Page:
Did you change how you claim your dependents? Owe any child support?

For the most part, you can use any stimulus check you receive as you like. However, one exception spelled out in the CARES Act from March had to do with child support. If you owe child support to your kid’s other parent, you may have some or all of your stimulus check garnished. If you received an extra $500 for the way you and the other parent filed a dependency claim (it’s complicated), and then changed how you filed in your 2019 tax reserve (for example, if the other parent gained full custody), you may not get the extra $500. Here’s more information about child support situations.

Are you behind on payments to private banks or creditors?

Normally, your stimulus money can’t be garnished to pay rent or federal tax. There are a few exceptions, however, including the child support situation above. If these rules don’t change with the next stimulus bill, then there are two groups — private creditors and banks — who could legitimately seize all or part of your money from the first, and likely the second, check.

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A few entities are allowed to seize your stimulus money.


Sarah Tew/CNET

Could a new stimulus rules change affect you?

Since the terms of the second stimulus check aren’t finalized yet — and likely won’t be until the president signs a bill into law — it isn’t clear how they may or may not change. There’s also the way the IRS may interpret the law and act or withhold stimulus money. For example, after the CARES Act was signed in March, the IRS first sent people in prison and jail a stimulus check, then asked for it back and stopped issuing new checks. A recent ruling from a federal judge has started them up again. 

If this law, and others regarding citizenship status in the US, US territories or abroad, were to change, it could make someone who was eligible to receive the first payment disqualified for a second check. 

Did you give the IRS your new address when you moved?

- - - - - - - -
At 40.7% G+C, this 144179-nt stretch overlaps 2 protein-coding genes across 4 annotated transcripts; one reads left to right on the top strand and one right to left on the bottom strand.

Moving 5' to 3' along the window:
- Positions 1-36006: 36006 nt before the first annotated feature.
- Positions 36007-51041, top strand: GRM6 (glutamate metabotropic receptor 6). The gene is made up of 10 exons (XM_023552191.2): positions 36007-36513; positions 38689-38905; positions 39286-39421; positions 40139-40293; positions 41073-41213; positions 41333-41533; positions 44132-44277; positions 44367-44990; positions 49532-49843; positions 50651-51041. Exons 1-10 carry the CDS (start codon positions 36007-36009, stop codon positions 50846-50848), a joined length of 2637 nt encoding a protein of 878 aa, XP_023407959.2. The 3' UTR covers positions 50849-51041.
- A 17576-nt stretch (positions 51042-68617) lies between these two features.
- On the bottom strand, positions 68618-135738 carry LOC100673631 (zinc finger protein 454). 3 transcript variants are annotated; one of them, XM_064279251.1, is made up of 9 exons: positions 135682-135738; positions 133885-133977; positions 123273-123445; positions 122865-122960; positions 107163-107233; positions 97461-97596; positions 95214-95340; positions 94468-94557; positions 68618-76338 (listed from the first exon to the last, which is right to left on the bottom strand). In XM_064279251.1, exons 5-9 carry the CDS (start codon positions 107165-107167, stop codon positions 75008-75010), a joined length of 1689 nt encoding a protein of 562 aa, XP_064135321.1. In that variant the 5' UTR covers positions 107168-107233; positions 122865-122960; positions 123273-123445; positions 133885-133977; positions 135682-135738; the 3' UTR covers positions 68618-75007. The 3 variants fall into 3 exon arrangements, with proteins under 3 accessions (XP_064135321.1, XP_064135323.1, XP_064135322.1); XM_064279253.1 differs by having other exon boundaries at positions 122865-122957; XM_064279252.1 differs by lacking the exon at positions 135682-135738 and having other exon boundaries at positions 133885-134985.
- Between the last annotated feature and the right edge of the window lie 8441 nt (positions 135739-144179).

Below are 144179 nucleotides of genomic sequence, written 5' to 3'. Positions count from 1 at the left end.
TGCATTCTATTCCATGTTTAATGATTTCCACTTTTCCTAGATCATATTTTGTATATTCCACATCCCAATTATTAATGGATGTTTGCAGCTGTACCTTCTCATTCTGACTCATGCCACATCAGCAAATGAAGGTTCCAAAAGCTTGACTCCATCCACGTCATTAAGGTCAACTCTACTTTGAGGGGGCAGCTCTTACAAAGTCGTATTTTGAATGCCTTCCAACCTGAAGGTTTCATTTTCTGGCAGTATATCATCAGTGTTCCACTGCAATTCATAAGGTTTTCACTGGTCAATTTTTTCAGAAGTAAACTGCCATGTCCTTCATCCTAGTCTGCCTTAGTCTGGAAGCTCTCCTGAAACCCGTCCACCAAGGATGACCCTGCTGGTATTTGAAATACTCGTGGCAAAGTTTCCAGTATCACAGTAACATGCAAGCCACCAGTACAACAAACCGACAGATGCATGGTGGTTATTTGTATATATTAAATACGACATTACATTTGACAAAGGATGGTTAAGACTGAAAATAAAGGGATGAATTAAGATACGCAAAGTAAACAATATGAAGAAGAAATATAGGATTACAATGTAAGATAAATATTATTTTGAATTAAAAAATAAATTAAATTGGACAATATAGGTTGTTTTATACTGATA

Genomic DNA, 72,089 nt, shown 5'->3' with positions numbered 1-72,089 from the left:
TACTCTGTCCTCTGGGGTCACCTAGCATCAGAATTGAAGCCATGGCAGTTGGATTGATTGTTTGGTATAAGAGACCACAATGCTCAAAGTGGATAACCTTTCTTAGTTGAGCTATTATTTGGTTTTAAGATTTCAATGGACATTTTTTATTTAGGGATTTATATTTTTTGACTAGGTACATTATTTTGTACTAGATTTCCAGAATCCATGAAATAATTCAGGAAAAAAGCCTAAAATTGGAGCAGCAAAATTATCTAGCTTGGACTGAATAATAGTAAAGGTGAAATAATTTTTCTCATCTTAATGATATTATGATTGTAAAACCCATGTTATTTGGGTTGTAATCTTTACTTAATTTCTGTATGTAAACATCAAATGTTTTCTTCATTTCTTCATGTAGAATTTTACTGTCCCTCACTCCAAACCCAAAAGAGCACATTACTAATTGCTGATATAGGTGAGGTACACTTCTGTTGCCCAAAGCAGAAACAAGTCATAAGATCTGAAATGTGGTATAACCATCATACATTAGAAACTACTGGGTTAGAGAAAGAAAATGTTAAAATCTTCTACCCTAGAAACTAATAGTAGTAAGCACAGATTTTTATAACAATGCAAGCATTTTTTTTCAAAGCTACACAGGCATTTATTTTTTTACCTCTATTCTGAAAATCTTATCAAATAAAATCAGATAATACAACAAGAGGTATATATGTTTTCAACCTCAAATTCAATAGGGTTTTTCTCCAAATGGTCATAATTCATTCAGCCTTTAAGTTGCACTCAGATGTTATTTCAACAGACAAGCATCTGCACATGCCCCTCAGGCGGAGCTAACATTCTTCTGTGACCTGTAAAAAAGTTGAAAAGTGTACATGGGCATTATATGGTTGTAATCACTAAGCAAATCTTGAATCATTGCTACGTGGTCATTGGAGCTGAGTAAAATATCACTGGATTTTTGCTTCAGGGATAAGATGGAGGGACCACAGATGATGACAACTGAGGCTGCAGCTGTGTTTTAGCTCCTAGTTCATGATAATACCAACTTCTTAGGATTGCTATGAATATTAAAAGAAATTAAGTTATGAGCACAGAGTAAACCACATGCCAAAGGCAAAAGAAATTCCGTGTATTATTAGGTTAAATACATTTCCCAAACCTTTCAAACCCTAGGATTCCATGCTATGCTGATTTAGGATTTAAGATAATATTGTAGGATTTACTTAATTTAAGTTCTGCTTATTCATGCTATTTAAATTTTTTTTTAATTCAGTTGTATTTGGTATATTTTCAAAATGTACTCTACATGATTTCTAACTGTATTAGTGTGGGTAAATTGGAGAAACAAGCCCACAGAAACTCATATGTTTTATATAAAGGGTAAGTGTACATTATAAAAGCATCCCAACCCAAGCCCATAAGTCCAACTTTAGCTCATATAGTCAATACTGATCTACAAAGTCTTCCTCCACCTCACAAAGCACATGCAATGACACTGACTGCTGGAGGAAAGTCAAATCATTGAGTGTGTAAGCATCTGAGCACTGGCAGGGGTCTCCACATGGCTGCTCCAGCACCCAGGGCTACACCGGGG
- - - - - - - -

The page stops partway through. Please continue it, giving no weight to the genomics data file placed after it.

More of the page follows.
If you moved as a result of the COVID-19 pandemic and haven’t filed a change of address form with the USPS or IRS (a good step to take), the agency may not know where to send a paper check or EIP card. If you received your first stimulus delivery through direct deposit, the IRS will likely go that route again. If you changed bank accounts, you may run into a holdup or need to contact the IRS to file a further claim.

If the IRS makes an error or you miss a step, you may need to file a claim for a catch-up payment

It happened with the first check and could easily happen with the next. Clerical errors and complex rules might result in your household getting less money in a future second stimulus check than you might be entitled to — for you and your dependents. Or maybe you don’t normally need to file taxes and wind up missing a rare extra step you need to take. Perhaps you moved (see above). 

Whatever the reason, if some issue prevents you from receiving all or part of your stimulus money, you should be able to claim a rebate. The IRS is currently sorting through these stimulus payment omissions now for a wide range of groups and will likely do so again if a second check comes to be.

Has anyone in your household died since you last filed taxes?

Our condolences. If your household received a stimulus check that included a spouse or child dependent who died between your last tax filing and the receipt of the second stimulus check, the IRS is likely to send a smaller sum if your tax filing status, deductions, credits or AGI changed. If the person is recently deceased (by the time the next check arrives), the IRS will ask for the payment to be returned.

For more on stimulus, read what President-elect Joe Biden could do if another stimulus bill doesn’t go through by the time he becomes president Jan. 20, and everything you need to know about stimulus checks.